His fire about the food going to waste come from his 25 years of running a similar operation to ours in Washington D.C. It was called Waste Not Want Not, and they handled thousands more pounds of rescued food a day than we did. What he really wanted to do was use his years of experience and work alongside the food bank and rescue all the food we were missing from markets and restaurants. Problem was, his system of collecting food was very complicated and detailed. That, and the food he got wasn't always great. It was usually so close to going bad, and could not be legally distributed to poor people from licensed agencies.

Russell had done other stuff besides the food bank. He did some work in Alaska with the Forest Service, but I'm not sure what. I just knew that because it was in the Forest Service station in Alaska in the winter that he'd delivered his daughter Tavina. He had a few other daughters, but Tavina was the one he talked about. Her mother was his first and third wife, which was because he'd remarried her after divorcing his second wife.

He'd also worked for the State Department. One thing he worked on was the Peace Corps, at its inception. He'd harangued the government into accepting Peace Corps applicants with criminal records because it was the 60s and the kinds of people applying for the Peace Corps-- the kinds of people the Peace Corps wanted-- all had criminal records of some sort, either for minor drug infractions or protesting.

And he grew up with Richard Yates. Richard Yates is like a Mad Men era writer. I'd never heard of him but Russell told me a lot about Richard Yates' life and how it affected his writing.  His book Revutionary Road was made into a movie awhile back and it had a lot of the same angst as Mad Men. It's a good book. I never saw the movie. Russell gave me a book of short stories by Richard Yates, and told me he was a writer's writer. He knew I liked to write and he'd read some of my stories. He'd given some good feedback too, and it wasn't kindly Grandpa feedback. Mostly it was a little about my story and a lot about Richard Yates but it was still nice. He gave me the book and a few other little things in a basket he'd refurbished and re-varnished after an epoxy accident, because there was no reason the basket should go to waste.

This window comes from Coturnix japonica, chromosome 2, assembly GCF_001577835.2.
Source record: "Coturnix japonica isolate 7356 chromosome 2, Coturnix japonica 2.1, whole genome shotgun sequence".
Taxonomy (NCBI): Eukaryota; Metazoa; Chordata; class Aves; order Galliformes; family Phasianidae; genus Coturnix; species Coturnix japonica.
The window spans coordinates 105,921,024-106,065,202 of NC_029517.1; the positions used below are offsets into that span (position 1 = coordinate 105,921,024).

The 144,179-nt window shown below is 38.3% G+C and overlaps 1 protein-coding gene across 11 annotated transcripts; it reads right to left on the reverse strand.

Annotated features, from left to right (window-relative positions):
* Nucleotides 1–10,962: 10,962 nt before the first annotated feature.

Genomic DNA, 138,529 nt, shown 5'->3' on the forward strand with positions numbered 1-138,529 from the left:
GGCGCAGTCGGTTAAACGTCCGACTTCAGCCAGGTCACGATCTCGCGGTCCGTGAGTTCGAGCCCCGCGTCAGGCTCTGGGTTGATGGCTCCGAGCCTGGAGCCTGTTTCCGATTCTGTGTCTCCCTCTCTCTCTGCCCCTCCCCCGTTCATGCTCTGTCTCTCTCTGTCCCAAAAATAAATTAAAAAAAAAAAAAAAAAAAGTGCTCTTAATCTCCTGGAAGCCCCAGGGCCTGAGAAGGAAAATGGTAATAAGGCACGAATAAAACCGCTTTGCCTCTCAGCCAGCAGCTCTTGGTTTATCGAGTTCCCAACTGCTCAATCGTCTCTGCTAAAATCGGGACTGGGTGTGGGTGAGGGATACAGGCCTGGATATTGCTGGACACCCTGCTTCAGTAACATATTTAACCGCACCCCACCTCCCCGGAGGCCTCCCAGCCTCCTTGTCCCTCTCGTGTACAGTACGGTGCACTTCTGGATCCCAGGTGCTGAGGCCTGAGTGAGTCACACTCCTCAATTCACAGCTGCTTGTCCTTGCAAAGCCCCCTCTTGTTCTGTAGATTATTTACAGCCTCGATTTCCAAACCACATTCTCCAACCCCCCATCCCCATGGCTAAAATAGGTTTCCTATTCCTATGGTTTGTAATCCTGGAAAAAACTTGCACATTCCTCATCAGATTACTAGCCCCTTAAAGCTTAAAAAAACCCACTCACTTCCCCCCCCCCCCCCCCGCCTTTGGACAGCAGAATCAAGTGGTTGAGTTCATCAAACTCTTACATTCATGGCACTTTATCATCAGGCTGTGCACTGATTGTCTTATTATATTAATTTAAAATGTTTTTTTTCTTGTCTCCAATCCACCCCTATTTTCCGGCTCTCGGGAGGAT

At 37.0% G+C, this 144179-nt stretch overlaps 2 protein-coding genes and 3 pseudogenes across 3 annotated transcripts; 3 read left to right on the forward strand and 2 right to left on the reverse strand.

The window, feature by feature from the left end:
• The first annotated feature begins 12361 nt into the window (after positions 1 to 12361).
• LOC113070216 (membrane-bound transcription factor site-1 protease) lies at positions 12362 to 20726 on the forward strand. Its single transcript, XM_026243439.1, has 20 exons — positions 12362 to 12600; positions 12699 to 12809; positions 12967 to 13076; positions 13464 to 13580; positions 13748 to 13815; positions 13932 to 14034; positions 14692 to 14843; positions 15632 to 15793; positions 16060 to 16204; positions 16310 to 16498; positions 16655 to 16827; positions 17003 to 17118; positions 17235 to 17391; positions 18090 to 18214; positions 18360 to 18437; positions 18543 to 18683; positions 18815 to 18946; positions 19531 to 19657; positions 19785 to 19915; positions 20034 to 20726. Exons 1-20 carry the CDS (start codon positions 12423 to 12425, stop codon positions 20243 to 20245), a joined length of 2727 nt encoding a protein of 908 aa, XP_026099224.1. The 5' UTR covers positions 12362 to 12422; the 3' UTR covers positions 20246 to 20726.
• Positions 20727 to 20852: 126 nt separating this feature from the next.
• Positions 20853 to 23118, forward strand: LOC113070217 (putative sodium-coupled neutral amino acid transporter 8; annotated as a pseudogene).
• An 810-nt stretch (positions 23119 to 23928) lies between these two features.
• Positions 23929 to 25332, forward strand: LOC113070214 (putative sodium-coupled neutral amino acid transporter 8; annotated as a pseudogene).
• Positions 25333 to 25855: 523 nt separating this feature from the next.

Russell and Richard Yates fought in WWII at the same time, and Russell still hadn't forgiven him for drinking himself to death. He also never forgave his first and third wife for dying of lung cancer, and was forever on at me about smoking, which he'd given up after watching his wife die of it. He was really into health and took 2,000 mg. of vitamin C a day because of Linus Pauling's research. He ran in marathons.

The last time I saw Russell was around the time I moved here. We were to meet at a brew pub because they had a kind of dark beer with a nice consistency that he was able to taste. I got there before him and ordered a pitcher and two glasses. The waiter wouldn't give me the other glass until he'd seen the ID of the person who would be drinking from it because Oregon had ridiculous drinking laws. I told the waiter my friend was 78. When Russell arrived grumbling about car trouble, the waiter really did ask to see his ID. Russell was mad because of the car and because it took him awhile to locate his ID in his wallet full of shredded papers and small things he'd saved and because, really. Asking a 78-year-old man to prove he's over 21. The ridiculous drinking laws were strictly enforced, and waitstaff were terrified of undercover liquor commission agents catching them at not checking ID because they and restaurant could get fined.